Director: Todd Louiso.
Screenplay: Gordy Hoffman.
Starring: Philip Seymour Hoffman, Kathy Bates, Jack Kehler, Stephen Tobolowsky, Annie Morgan, Kelli Garner.
“I own a plane and it runs on gas and I wanna fly the thing right fucking now“.
In the wake of the saddening news yesterday that one of my favourite actors, the marvellous Philip Seymour Hoffman passed away due to a suspected overdose, I thought it fitting to look back at his first leading role where he proved his extensive talents.
Despite him regularly being the support with smaller roles, Hoffman was an actor that always managed to grab my attention with his consistently excellent performances, while the “bigger stars” around him struggled to keep up. Written by his brother Gordy, this was the film that gave him the leading role that helped cement his reputation as one the finest actors of his generation.
Following his wife’s suicide, computer designer Wilson Joel (Philip Seymour Hoffman) is left with a goodbye note he can’t bring himself to read. In his grief he behaves quite peculiarly and becomes addicted to sniffing gasoline. In order to mask his addiction, he gets involved in flying toy planes so he can feed his habit.
Sometimes a film comes along that’s not entirely classic stuff but gives an exceptional actor a showcase role and the opportunity to really show what they’re capable of. This is that very film for Hoffman. His performance is simply marvellous, shifting effortlessly from one emotion to another as he conveys the depths of his despair and emotional suffering. This is an actor displaying his full acting range and when his performance was lavished with superlatives, it deserved every one of them. The film itself is not entirely successful and suffers from a lethargic pace and overly pessimistic tone but it benefits from being offbeat and manages to avoid conventions. Despite it’s periodic lulls, it still has touches of brilliance and director Todd Louiso (in his debut) shows that he can confidently craft a solid character study and astute commentary on grief and the differing effects it has on people. The problem with this though, is when you’re sharing a character’s mental and emotional anguish, a 90 minute film can seem longer than it actually is.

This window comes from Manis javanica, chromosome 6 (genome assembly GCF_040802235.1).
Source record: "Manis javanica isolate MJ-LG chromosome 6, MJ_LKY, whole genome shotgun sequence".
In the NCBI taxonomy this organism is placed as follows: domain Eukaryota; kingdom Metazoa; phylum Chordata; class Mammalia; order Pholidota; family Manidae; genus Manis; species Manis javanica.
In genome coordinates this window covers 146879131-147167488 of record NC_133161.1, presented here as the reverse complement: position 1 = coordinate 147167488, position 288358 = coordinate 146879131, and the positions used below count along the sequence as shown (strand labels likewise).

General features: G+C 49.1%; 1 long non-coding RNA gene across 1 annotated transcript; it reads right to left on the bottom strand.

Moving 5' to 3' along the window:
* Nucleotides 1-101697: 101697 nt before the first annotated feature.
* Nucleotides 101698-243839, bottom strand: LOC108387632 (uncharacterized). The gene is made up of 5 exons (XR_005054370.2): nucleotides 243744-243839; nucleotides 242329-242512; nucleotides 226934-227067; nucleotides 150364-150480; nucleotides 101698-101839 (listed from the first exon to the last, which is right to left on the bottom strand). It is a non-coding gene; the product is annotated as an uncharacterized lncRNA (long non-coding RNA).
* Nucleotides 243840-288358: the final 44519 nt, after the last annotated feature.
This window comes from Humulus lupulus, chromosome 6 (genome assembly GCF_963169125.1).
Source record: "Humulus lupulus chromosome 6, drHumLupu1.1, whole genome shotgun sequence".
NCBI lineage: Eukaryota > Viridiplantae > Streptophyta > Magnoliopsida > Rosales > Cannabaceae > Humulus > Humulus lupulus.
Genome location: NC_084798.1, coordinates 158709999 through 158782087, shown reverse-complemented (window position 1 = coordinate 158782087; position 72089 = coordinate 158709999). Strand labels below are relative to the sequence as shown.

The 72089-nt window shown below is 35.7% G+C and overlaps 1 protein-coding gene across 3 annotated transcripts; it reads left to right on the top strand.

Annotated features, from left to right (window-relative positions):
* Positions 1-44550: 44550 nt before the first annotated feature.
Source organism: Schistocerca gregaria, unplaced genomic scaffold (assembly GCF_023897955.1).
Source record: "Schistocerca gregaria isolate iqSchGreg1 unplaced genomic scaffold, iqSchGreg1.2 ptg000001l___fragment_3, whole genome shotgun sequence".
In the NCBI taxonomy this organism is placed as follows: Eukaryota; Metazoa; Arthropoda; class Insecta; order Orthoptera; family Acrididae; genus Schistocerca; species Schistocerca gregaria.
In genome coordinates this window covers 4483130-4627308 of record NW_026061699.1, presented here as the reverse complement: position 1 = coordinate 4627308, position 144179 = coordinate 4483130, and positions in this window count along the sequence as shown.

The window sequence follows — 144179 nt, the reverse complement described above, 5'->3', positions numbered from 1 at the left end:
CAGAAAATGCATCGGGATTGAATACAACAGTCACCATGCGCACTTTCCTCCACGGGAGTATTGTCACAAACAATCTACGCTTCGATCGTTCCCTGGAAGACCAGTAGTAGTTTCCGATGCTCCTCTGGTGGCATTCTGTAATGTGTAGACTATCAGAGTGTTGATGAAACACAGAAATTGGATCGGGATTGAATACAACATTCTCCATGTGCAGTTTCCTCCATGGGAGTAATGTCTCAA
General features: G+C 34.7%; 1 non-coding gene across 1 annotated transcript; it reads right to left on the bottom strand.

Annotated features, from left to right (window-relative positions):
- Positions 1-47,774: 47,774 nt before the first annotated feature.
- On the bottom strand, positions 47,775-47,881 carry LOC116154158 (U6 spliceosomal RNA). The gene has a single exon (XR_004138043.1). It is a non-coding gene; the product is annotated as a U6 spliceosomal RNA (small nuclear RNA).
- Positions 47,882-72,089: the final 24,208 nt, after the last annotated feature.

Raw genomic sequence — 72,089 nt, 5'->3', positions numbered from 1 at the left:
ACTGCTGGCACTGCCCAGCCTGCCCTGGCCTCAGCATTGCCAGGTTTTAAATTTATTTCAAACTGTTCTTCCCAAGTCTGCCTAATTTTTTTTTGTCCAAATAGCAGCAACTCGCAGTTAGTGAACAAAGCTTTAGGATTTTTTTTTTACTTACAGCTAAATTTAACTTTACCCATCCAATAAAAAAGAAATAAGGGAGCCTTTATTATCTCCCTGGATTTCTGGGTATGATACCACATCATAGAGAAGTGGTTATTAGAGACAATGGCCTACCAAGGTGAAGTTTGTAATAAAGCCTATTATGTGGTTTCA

Sitting through a film where the main character is in a constant state of suffering and losing his grip on reality, may not appeal to everyone but if you choose to avoid this, then you would only miss out on an acting masterclass and the perfect reminder of a tremendous talent that we’ll sadly no longer see.
R.I.P Philip Seymour Hoffman